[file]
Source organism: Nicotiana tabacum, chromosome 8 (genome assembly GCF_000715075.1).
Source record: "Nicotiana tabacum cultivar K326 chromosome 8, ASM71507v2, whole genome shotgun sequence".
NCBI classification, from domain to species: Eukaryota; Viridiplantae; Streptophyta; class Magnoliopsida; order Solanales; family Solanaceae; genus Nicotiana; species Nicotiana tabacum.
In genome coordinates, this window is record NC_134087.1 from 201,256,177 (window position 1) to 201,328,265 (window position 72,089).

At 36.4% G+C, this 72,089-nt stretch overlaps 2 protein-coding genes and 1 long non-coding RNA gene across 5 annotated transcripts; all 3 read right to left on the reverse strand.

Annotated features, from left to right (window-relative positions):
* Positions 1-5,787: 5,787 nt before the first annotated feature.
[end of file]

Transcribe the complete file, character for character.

Source organism: Nicotiana tabacum, chromosome 8 (genome assembly GCF_000715075.1).
Source record: "Nicotiana tabacum cultivar K326 chromosome 8, ASM71507v2, whole genome shotgun sequence".
NCBI classification, from domain to species: Eukaryota; Viridiplantae; Streptophyta; class Magnoliopsida; order Solanales; family Solanaceae; genus Nicotiana; species Nicotiana tabacum.
In genome coordinates, this window is record NC_134087.1 from 201,256,177 (window position 1) to 201,328,265 (window position 72,089).

At 36.4% G+C, this 72,089-nt stretch overlaps 2 protein-coding genes and 1 long non-coding RNA gene across 5 annotated transcripts; all 3 read right to left on the reverse strand.

Annotated features, from left to right (window-relative positions):
* Positions 1-5,787: 5,787 nt before the first annotated feature.